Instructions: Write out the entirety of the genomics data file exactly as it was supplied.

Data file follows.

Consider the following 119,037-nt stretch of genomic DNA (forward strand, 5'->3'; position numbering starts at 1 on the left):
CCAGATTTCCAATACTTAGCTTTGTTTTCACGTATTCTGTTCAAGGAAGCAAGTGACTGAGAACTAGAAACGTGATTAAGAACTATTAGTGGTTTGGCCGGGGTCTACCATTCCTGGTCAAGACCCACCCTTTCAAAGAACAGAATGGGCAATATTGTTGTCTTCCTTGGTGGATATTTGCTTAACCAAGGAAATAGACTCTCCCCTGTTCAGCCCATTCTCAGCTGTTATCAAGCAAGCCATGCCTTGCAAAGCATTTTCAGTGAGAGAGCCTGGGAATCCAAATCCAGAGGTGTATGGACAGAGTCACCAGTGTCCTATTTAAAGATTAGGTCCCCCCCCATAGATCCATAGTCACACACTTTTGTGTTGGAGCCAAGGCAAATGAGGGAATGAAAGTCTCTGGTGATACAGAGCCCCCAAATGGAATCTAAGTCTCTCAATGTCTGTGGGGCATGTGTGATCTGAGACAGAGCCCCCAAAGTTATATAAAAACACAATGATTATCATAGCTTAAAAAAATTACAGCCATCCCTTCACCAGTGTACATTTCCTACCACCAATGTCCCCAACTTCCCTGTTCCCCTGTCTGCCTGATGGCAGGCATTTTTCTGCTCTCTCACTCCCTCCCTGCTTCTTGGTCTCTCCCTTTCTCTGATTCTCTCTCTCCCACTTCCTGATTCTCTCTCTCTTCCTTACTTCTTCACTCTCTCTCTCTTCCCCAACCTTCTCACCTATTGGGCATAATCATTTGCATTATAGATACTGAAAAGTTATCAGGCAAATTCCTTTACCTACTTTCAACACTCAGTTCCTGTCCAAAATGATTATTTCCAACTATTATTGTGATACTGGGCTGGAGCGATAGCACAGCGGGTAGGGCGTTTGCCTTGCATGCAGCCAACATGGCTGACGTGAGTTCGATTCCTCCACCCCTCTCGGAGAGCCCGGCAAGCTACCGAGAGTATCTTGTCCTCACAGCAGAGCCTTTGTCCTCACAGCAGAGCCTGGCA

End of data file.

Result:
Consider the following 119,037-nt stretch of genomic DNA (forward strand, 5'->3'; position numbering starts at 1 on the left):
CCAGATTTCCAATACTTAGCTTTGTTTTCACGTATTCTGTTCAAGGAAGCAAGTGACTGAGAACTAGAAACGTGATTAAGAACTATTAGTGGTTTGGCCGGGGTCTACCATTCCTGGTCAAGACCCACCCTTTCAAAGAACAGAATGGGCAATATTGTTGTCTTCCTTGGTGGATATTTGCTTAACCAAGGAAATAGACTCTCCCCTGTTCAGCCCATTCTCAGCTGTTATCAAGCAAGCCATGCCTTGCAAAGCATTTTCAGTGAGAGAGCCTGGGAATCCAAATCCAGAGGTGTATGGACAGAGTCACCAGTGTCCTATTTAAAGATTAGGTCCCCCCCCATAGATCCATAGTCACACACTTTTGTGTTGGAGCCAAGGCAAATGAGGGAATGAAAGTCTCTGGTGATACAGAGCCCCCAAATGGAATCTAAGTCTCTCAATGTCTGTGGGGCATGTGTGATCTGAGACAGAGCCCCCAAAGTTATATAAAAACACAATGATTATCATAGCTTAAAAAAATTACAGCCATCCCTTCACCAGTGTACATTTCCTACCACCAATGTCCCCAACTTCCCTGTTCCCCTGTCTGCCTGATGGCAGGCATTTTTCTGCTCTCTCACTCCCTCCCTGCTTCTTGGTCTCTCCCTTTCTCTGATTCTCTCTCTCCCACTTCCTGATTCTCTCTCTCTTCCTTACTTCTTCACTCTCTCTCTCTTCCCCAACCTTCTCACCTATTGGGCATAATCATTTGCATTATAGATACTGAAAAGTTATCAGGCAAATTCCTTTACCTACTTTCAACACTCAGTTCCTGTCCAAAATGATTATTTCCAACTATTATTGTGATACTGGGCTGGAGCGATAGCACAGCGGGTAGGGCGTTTGCCTTGCATGCAGCCAACATGGCTGACGTGAGTTCGATTCCTCCACCCCTCTCGGAGAGCCCGGCAAGCTACCGAGAGTATCTTGTCCTCACAGCAGAGCCTTTGTCCTCACAGCAGAGCCTGGCA